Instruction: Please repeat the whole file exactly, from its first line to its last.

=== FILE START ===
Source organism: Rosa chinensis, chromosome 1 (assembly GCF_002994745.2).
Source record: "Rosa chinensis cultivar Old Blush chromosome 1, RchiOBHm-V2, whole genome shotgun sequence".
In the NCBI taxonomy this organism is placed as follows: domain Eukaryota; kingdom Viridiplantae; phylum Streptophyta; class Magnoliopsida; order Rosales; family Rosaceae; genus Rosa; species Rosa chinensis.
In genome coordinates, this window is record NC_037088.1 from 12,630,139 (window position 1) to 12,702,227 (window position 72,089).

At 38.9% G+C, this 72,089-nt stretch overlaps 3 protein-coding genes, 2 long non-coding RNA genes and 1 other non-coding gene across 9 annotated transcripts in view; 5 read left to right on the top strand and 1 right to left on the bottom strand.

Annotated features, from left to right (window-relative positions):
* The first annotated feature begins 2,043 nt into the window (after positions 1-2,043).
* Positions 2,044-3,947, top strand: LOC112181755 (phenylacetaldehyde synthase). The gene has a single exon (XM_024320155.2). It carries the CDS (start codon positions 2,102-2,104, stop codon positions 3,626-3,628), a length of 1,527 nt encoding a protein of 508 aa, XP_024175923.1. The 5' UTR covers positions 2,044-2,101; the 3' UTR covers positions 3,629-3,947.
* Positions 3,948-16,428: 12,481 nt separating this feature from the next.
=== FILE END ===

Source organism: Rosa chinensis, chromosome 1 (assembly GCF_002994745.2).
Source record: "Rosa chinensis cultivar Old Blush chromosome 1, RchiOBHm-V2, whole genome shotgun sequence".
In the NCBI taxonomy this organism is placed as follows: domain Eukaryota; kingdom Viridiplantae; phylum Streptophyta; class Magnoliopsida; order Rosales; family Rosaceae; genus Rosa; species Rosa chinensis.
In genome coordinates, this window is record NC_037088.1 from 12,630,139 (window position 1) to 12,702,227 (window position 72,089).

At 38.9% G+C, this 72,089-nt stretch overlaps 3 protein-coding genes, 2 long non-coding RNA genes and 1 other non-coding gene across 9 annotated transcripts in view; 5 read left to right on the top strand and 1 right to left on the bottom strand.

Annotated features, from left to right (window-relative positions):
* The first annotated feature begins 2,043 nt into the window (after positions 1-2,043).
* Positions 2,044-3,947, top strand: LOC112181755 (phenylacetaldehyde synthase). The gene has a single exon (XM_024320155.2). It carries the CDS (start codon positions 2,102-2,104, stop codon positions 3,626-3,628), a length of 1,527 nt encoding a protein of 508 aa, XP_024175923.1. The 5' UTR covers positions 2,044-2,101; the 3' UTR covers positions 3,629-3,947.
* Positions 3,948-16,428: 12,481 nt separating this feature from the next.